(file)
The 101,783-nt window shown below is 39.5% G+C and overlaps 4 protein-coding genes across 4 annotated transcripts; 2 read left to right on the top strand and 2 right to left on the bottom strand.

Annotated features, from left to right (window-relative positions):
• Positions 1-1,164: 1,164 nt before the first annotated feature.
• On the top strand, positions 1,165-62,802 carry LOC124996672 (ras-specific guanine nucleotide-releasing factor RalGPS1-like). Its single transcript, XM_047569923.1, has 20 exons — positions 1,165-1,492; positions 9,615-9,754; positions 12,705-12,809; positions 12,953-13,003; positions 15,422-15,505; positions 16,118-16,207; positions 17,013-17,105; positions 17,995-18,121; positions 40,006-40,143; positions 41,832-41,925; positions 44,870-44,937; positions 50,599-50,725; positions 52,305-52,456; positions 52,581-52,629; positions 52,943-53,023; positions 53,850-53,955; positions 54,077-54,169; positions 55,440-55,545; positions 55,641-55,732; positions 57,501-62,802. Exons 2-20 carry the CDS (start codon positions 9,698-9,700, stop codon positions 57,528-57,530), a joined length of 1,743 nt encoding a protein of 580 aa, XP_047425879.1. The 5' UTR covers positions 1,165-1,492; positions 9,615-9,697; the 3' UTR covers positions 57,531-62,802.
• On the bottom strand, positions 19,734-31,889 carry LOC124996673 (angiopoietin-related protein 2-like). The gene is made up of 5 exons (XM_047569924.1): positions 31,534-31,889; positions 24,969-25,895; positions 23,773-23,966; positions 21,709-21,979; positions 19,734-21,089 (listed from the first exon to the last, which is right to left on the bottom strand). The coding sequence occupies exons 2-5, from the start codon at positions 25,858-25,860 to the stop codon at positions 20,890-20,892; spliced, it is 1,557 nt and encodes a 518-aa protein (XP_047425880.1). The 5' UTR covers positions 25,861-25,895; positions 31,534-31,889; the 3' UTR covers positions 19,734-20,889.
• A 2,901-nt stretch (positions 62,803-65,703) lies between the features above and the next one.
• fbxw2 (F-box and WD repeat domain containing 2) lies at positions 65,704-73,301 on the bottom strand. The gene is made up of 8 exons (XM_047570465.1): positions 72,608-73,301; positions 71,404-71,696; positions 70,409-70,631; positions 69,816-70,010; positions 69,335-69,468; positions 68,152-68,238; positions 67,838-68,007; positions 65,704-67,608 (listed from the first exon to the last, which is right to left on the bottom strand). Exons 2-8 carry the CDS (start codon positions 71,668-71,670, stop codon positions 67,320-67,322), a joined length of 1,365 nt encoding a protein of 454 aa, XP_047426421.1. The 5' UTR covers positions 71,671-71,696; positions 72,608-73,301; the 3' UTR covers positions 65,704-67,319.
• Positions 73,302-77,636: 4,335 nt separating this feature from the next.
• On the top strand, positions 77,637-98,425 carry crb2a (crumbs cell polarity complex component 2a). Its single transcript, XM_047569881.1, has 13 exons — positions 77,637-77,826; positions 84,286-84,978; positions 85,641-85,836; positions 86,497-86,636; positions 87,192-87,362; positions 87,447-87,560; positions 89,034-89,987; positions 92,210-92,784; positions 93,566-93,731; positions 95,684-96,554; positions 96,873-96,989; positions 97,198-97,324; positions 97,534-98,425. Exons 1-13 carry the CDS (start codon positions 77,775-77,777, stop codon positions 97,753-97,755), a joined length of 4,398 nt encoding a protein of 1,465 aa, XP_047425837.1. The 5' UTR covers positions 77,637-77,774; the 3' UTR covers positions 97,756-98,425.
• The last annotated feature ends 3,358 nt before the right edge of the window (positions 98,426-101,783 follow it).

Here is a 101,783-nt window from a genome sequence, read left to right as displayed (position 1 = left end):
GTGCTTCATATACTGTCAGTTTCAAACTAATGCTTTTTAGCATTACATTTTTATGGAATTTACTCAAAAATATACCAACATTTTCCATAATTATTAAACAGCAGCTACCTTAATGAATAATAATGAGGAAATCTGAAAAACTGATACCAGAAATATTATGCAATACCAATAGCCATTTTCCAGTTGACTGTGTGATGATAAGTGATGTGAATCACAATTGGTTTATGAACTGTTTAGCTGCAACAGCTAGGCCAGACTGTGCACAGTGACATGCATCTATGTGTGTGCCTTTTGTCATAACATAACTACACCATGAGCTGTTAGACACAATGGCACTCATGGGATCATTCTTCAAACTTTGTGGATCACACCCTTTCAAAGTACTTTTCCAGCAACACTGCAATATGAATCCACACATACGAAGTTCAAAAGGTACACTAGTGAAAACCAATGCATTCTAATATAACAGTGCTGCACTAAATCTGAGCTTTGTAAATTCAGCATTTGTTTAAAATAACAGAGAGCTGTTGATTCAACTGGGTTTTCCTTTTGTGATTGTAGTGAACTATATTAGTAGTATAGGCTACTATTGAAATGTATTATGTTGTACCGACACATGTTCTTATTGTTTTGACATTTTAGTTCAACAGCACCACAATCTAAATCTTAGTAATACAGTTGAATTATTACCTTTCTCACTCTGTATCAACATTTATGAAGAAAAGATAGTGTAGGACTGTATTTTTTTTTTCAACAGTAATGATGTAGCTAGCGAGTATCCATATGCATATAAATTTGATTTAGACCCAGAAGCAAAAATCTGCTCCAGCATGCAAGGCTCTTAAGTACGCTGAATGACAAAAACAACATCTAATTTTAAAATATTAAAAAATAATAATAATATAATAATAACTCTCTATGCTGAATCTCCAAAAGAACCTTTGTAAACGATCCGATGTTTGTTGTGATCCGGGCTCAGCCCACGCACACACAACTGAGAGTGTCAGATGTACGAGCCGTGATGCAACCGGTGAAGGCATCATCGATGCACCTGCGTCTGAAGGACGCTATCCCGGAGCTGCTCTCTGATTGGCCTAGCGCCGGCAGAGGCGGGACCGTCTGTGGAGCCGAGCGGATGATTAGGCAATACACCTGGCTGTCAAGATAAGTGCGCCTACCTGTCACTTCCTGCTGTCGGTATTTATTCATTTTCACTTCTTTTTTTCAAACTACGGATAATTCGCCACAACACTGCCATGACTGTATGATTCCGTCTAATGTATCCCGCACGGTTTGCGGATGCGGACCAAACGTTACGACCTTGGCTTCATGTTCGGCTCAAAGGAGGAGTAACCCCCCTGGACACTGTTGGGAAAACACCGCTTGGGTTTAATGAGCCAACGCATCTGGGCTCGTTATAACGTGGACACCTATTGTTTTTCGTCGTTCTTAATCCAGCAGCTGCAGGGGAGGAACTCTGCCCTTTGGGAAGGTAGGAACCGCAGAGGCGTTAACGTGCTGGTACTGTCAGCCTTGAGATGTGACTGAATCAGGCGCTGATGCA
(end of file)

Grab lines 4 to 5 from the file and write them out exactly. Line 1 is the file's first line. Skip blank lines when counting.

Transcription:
• On the top strand, positions 1,165-62,802 carry LOC124996672 (ras-specific guanine nucleotide-releasing factor RalGPS1-like). Its single transcript, XM_047569923.1, has 20 exons — positions 1,165-1,492; positions 9,615-9,754; positions 12,705-12,809; positions 12,953-13,003; positions 15,422-15,505; positions 16,118-16,207; positions 17,013-17,105; positions 17,995-18,121; positions 40,006-40,143; positions 41,832-41,925; positions 44,870-44,937; positions 50,599-50,725; positions 52,305-52,456; positions 52,581-52,629; positions 52,943-53,023; positions 53,850-53,955; positions 54,077-54,169; positions 55,440-55,545; positions 55,641-55,732; positions 57,501-62,802. Exons 2-20 carry the CDS (start codon positions 9,698-9,700, stop codon positions 57,528-57,530), a joined length of 1,743 nt encoding a protein of 580 aa, XP_047425879.1. The 5' UTR covers positions 1,165-1,492; positions 9,615-9,697; the 3' UTR covers positions 57,531-62,802.
• On the bottom strand, positions 19,734-31,889 carry LOC124996673 (angiopoietin-related protein 2-like). The gene is made up of 5 exons (XM_047569924.1): positions 31,534-31,889; positions 24,969-25,895; positions 23,773-23,966; positions 21,709-21,979; positions 19,734-21,089 (listed from the first exon to the last, which is right to left on the bottom strand). The coding sequence occupies exons 2-5, from the start codon at positions 25,858-25,860 to the stop codon at positions 20,890-20,892; spliced, it is 1,557 nt and encodes a 518-aa protein (XP_047425880.1). The 5' UTR covers positions 25,861-25,895; positions 31,534-31,889; the 3' UTR covers positions 19,734-20,889.